Mr. Popper's Penguins Discussion Guide
Great ideas for teaching with the book, from developing a KWL chart on penguins to creating book commercials.
- Grades: 3–5
About this book
You might use one or more of the following ideas to introduce the book to the class:
- Write the year “1938” on the chalkboard. Ask students how long ago that was. Then have them think of things that have been invented or come into common use since 1938. Examples include: television, VCRs, fax machines, cellular telephones, computers, tapes, CDs, copy machines. Tell students that the book they will read was first published in 1938.
- Cut out a picture of a penguin from a magazine and place it in an envelope. Tell the class that the contents of the envelope hold a clue to the story. Play a Twenty Questions game in which students try to guess what is in the envelope by asking questions answerable by “yes” or “no.”
- Once students see the picture in the envelope, develop a KWL chart about penguins. In the first column, list what students already know or think they know. In the second column list what students would like to know, and in the last column list what they learn after reading the book.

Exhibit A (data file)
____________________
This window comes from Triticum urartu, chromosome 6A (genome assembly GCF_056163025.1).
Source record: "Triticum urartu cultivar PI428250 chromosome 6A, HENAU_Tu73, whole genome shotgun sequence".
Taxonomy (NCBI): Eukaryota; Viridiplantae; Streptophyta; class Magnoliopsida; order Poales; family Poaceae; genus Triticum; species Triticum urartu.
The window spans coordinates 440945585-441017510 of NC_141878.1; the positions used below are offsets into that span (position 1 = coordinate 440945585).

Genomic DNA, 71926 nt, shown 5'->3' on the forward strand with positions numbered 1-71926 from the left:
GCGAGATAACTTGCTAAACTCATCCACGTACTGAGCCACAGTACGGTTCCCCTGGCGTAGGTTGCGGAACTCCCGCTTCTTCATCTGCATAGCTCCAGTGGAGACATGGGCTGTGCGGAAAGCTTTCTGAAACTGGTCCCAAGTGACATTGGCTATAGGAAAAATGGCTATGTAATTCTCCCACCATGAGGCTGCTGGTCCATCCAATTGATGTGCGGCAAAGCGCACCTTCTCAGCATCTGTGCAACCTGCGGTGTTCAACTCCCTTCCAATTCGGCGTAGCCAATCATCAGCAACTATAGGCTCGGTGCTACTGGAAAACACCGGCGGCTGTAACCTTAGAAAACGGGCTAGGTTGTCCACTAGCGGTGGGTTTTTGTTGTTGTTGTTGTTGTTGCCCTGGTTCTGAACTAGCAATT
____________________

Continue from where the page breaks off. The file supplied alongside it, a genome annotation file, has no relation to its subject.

- Have students read through the Table of Contents in Mr. Popper's Penguins and discuss what the different chapter titles suggest.
Partner Project: Selling the Story
Have students work with a partner to create a book commercial for Mr. Popper's Penguins. Students might choose to write testimonials or use another advertising approach. Encourage students to use vocabulary words from the book. Have each team present its commercial to the class.
Remind students that one way the Poppers paid for the penguins' upkeep was to make testimonials, a kind of ad, in which the penguins were shown using a canned shrimp product. Discuss with students how testimonials entice people to try a product. Then have students try writing a testimonial for another product that the penguins might help sell.
Students may not be familiar with all the words in this book. To prepare the class, review this list with them before or during their reading. After researching and discussing the meanings, you might have students try one of the following activities:
- Act out these words: pompous, tobogganed, stupor, strut, subdued, promenade, reclining, spar, prostrate
- Illustrate these words: spectacles, debris, derby, troupers, icebox, rookery
- Use these words in a sentence: expedition, missionary, trilled, reproach, droll, indulgence, burly, judiciously, haggard, testimonial